One of the best reasons for having a blog is that I get to meet amazing people who are changing the world for disabled pets. That’s how I felt when Debbie Thompson sent me a message introducing her Boxer, Melody who was born with Spina bifida. She and Melody (Mellie for short) are teaching pet owners that dogs born with this birth defect can lead quality lives.
Debbie is the founder of Boxers on Wheels. Her mission is to stop the euthanasia of Spina bifida puppies.
Here are facts you should know about Spina bifida (SB)
The birth defect happens in the womb when one or more vertebrae in the spine do not fully fuse together. This prevents the spinal column from closing over the spinal cord. Dogs with the condition have part or all of the affected area open and exposed.
The cause of the problem isn’t completely understood, but researchers think there is a strong genetic component linked to malnutrition in the mother dog during pregnancy. Other risk factors that might play a role are: being exposed to environmental toxins during pregnancy and undue stress.
Puppies born with SB have problems walking, controlling their muscles and are usually incontinent. They can also have drainage from their spine. The good news is the condition does not get worse over time.
Spina bifida is seen most often in English bulldogs
Because the condition is prevalent in English bulldogs, UC Davis School of Veterinary Medicine is currently studying a new treatment. They are seeking puppies with SB to see how well corrective surgery to close the spine along with stem cell therapy works to alleviate symptoms.
If you have an English bulldog puppy who is less than 9 weeks old and has been diagnosed with SB of the lumber area of the spine, you might want to reach out to Dr. Beverly K. Sturges at firstname.lastname@example.org.
Debbie explains how she came to be Mellie’s pet mom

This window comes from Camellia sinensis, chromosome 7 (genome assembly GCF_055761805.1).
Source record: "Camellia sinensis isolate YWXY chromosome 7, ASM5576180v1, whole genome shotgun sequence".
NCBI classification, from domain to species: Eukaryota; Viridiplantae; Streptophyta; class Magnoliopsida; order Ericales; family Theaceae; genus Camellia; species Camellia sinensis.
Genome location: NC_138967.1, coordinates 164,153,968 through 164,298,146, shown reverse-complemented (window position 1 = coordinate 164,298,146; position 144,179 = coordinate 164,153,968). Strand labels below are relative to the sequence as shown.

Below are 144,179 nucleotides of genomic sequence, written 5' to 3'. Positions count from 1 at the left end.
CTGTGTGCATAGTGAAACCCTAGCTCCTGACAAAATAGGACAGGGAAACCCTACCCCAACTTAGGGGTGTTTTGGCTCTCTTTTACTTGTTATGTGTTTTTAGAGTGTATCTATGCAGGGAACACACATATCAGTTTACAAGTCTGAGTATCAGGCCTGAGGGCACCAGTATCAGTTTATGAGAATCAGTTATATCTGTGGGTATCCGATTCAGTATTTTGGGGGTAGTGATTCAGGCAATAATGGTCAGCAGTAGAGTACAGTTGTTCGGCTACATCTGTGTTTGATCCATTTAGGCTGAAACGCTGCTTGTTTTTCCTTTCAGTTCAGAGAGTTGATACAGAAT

SB is seen in a variety of breeds other than English bulldogs. French bulldogs and Boxers are at-risk for the birth defect as well. Many are euthanized as young puppies, but thankfully Mellie’s breeder reached out for help.
Debbie said, “Mellie’s breeder contacted Wigglin’ Home Boxer Rescue in Washington state to see if they might take in a puppy who had little to no use of her rear legs. Dogs with medical needs are hard to find homes for, let alone one that can’t walk on its own. They thought the puppy would be safe with a volunteer foster while a diagnosis for her condition was sought. – That foster home was our home.”
The rescue group came to Debbie because she is a retired nurse. They knew her medical background would come in handy for Mellie’s care.
Here’s what Debbie had to say about life with Mellie and their mission
1. How old was Mellie when she came to you?
“Mellie was 8-weeks-old when I got her. She had open sores on her legs from dragging them. She was also incontinent. We fixed the incontinence situation with diapers and we got a wheelchair for her. The cart turned out to be a problem because it rubbed against the site of her Spina bifida. It caused her a lot of pain.”